Pathology Quiz 10: Lesion
Figures 1-2. Clinical Photo and Histology.
|Questions and Answers|
|1. Describe the clinical appearance of this lesion. |
Answer: Pictured is a solitary, 4x10 mm, pale yellow, infraciliary lower eyelid lesion. The surface appears dry and scaly suggestive of hyperkaratosis, and protrudes approximately twice the distance of its greatest diameter. There is no necrosis, hemorrhage, or signs of inflammation. There is no madarosis, poliosis, discharge, or tearing.
2. Describe the histologic characteristics of this lesion.
Answer: The hematoxylin-eosin stained section demonstrates heaped-up keratin, or hyperkeratosis which appears pink with this stain. A squamous papilloma is identified at the base of the lesion. There is no evidence of epithelial dysplasia.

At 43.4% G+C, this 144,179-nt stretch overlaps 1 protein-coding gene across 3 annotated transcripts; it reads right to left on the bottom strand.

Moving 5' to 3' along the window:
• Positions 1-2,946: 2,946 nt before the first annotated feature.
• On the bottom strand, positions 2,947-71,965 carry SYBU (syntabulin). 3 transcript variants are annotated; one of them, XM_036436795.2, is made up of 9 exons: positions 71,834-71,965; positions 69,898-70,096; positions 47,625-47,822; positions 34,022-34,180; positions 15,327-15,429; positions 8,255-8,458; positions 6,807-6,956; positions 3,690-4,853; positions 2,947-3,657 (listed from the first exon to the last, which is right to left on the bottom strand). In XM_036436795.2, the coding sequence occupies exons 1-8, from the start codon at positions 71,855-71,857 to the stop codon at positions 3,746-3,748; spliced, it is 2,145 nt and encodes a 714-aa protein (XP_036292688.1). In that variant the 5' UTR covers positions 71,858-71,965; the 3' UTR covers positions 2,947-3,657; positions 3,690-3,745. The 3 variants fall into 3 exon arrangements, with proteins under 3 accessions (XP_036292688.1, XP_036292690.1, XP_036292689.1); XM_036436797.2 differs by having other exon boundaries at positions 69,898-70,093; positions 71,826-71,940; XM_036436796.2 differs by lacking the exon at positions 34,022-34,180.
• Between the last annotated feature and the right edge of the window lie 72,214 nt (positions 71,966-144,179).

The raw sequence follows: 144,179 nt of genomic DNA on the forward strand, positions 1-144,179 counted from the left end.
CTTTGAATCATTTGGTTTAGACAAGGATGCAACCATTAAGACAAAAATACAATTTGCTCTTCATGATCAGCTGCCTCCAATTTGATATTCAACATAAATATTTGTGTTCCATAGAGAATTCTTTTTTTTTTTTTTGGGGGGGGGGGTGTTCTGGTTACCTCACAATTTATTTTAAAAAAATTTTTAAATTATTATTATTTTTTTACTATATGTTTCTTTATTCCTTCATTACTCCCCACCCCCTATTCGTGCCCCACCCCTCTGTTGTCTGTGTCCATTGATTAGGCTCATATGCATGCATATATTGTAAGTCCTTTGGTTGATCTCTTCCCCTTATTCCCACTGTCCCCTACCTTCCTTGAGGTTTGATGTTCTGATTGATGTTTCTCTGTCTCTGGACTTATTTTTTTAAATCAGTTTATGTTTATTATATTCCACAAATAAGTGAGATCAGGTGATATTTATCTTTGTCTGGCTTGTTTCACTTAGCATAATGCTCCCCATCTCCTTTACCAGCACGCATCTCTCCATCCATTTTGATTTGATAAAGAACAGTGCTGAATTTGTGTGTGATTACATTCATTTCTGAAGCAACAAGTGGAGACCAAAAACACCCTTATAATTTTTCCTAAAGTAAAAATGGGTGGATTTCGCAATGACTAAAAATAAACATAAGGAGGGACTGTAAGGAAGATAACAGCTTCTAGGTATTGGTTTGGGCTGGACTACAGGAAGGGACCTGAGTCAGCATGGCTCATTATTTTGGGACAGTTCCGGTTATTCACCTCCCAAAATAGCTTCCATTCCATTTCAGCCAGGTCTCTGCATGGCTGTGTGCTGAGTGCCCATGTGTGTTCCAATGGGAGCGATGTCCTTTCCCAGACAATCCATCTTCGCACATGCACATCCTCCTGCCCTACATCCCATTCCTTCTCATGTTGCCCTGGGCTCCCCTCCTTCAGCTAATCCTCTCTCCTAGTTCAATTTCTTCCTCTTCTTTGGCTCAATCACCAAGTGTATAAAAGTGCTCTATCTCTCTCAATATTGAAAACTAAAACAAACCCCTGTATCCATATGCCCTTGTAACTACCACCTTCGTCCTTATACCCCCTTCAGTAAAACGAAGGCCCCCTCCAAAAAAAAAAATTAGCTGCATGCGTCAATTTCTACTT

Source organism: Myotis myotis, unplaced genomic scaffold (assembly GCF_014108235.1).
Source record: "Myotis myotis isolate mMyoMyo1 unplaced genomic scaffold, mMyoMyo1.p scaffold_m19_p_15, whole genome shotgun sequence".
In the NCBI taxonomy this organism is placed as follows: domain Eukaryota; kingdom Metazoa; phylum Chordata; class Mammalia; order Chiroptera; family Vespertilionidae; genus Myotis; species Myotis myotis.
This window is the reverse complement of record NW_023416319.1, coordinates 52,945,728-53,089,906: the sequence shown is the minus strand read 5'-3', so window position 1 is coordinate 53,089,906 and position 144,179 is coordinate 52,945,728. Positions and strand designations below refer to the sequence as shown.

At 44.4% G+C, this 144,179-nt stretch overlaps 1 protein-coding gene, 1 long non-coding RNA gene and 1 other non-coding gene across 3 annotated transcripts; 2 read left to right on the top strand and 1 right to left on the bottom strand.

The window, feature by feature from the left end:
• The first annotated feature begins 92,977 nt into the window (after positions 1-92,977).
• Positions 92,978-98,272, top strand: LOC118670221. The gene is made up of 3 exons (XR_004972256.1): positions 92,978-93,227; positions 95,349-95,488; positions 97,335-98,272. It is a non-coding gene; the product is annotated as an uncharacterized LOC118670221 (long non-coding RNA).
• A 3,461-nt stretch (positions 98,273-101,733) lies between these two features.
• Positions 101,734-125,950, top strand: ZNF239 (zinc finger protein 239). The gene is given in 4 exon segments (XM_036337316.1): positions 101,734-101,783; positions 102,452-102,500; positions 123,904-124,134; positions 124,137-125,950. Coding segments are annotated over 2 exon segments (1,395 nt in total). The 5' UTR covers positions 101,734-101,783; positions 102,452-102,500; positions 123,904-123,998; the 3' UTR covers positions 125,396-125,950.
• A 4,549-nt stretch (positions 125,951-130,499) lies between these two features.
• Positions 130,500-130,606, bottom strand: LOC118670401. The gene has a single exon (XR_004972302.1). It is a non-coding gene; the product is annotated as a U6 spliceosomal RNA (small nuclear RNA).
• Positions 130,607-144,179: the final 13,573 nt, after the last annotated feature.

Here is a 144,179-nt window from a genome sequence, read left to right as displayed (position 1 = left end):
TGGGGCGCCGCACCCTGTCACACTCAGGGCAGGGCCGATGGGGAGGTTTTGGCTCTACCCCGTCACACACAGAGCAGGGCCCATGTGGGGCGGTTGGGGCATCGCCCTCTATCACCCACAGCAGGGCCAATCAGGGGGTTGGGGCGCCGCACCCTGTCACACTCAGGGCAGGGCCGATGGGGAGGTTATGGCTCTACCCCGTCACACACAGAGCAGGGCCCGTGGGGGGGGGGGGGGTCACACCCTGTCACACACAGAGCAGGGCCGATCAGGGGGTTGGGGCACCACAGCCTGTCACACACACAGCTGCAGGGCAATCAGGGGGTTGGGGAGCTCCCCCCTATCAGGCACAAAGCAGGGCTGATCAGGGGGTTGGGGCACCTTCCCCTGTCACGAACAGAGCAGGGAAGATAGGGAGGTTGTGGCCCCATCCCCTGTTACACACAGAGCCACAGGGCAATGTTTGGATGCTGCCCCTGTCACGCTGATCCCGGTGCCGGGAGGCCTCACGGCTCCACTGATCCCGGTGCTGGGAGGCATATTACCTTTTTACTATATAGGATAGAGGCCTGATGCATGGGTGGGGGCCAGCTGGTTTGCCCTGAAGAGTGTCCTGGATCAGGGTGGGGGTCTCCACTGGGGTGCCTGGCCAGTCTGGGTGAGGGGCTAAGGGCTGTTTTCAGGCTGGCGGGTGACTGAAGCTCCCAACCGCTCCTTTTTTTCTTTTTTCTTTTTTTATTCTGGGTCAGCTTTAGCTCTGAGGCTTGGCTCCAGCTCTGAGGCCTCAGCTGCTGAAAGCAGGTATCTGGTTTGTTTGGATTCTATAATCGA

3. Name three entities in the differential diagnosis.
- cutaneous horn
- squamous papilloma
- verrucas papilloma
4. What is the diagnosis?
Answer: Cutaneous horn
5. What is the natural history of this lesion?
Answer: "Cutaneous horn" is a clinical term used to describe a discrete, hyperkaratotic lesion that projects FROM the epidermal surface. Some authors require the height of the lesion to exceed 1/2 of its greatest diameter in ORDER to be label it a cutaneous horn. Cutaneous horns can be produced by several underlying lesions including actinic keratosis, squamous papilloma, verrucas papilloma, seborrheic keratosis, squamous cell carcinoma, trichilemmoma, or basal cell epithelioma. When produced by benign underlying processes, these lesions may autoamputate.
6. What is the treatment of choice?
Answer: Treatment requires excisional biopsy to exclude malignant etiology. Cutaneous horns are well-circumscribed and may be easily excised at the base. Chemical ablation using bi- or trichloracetic acid is often successful in destroying the lesions, though this method does not allow for histologic evaluation. Recurrence depends on underlying etiology. Recurrences should be examined especially closely.